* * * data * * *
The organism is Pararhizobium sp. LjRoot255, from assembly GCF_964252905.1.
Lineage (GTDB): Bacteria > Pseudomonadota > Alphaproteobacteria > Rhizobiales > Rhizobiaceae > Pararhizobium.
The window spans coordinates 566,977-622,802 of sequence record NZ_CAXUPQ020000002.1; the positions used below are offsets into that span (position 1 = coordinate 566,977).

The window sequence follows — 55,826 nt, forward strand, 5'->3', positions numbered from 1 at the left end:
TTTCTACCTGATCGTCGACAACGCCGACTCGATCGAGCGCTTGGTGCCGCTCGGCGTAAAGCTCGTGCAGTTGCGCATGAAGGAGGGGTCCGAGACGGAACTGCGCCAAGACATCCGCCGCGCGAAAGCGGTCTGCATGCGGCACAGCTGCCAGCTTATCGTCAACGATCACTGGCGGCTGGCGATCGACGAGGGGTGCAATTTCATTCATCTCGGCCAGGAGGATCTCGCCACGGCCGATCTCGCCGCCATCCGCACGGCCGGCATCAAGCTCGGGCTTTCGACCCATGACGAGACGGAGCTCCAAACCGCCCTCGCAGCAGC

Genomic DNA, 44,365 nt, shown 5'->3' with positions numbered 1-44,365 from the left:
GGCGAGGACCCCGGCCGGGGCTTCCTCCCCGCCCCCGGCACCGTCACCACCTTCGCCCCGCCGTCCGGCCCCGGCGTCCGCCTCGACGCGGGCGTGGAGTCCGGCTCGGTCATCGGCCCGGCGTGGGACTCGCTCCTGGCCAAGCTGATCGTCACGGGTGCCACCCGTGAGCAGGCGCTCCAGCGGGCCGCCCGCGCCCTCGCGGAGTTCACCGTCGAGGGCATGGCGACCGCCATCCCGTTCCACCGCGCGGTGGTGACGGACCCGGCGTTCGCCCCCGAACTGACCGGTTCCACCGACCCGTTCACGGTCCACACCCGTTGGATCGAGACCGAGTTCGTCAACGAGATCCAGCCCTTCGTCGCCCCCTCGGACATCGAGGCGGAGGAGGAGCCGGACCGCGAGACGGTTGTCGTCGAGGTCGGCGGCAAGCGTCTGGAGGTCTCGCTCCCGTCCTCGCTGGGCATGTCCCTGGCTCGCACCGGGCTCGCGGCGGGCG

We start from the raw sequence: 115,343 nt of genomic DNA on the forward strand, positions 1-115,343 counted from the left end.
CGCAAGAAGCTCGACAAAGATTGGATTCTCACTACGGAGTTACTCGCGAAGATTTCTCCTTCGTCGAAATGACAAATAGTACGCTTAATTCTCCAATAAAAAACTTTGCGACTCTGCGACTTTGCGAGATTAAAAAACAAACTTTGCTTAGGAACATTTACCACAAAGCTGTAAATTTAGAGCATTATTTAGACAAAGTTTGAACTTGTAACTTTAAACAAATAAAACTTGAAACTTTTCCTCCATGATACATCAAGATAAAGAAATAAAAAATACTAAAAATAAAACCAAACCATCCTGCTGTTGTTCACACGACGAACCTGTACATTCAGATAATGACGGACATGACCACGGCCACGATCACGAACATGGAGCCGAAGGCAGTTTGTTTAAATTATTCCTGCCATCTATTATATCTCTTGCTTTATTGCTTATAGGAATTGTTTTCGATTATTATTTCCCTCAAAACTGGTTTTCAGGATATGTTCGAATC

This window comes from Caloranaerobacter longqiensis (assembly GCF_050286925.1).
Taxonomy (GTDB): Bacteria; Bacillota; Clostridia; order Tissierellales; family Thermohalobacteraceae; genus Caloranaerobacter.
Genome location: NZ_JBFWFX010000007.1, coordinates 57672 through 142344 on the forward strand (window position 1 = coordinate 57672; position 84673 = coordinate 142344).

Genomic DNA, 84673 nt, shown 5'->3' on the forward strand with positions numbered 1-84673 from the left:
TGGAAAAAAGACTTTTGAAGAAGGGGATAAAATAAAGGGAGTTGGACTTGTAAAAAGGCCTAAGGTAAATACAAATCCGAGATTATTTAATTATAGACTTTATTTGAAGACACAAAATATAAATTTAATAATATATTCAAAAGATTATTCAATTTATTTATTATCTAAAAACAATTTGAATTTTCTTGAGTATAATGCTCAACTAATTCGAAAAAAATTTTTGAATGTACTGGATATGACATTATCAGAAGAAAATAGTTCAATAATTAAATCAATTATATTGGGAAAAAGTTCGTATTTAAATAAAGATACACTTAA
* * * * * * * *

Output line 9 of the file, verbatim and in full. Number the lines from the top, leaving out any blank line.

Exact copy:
CGCAAGAAGCTCGACAAAGATTGGATTCTCACTACGGAGTTACTCGCGAAGATTTCTCCTTCGTCGAAATGACAAATAGTACGCTTAATTCTCCAATAAAAAACTTTGCGACTCTGCGACTTTGCGAGATTAAAAAACAAACTTTGCTTAGGAACATTTACCACAAAGCTGTAAATTTAGAGCATTATTTAGACAAAGTTTGAACTTGTAACTTTAAACAAATAAAACTTGAAACTTTTCCTCCATGATACATCAAGATAAAGAAATAAAAAATACTAAAAATAAAACCAAACCATCCTGCTGTTGTTCACACGACGAACCTGTACATTCAGATAATGACGGACATGACCACGGCCACGATCACGAACATGGAGCCGAAGGCAGTTTGTTTAAATTATTCCTGCCATCTATTATATCTCTTGCTTTATTGCTTATAGGAATTGTTTTCGATTATTATTTCCCTCAAAACTGGTTTTCAGGATATGTTCGAATC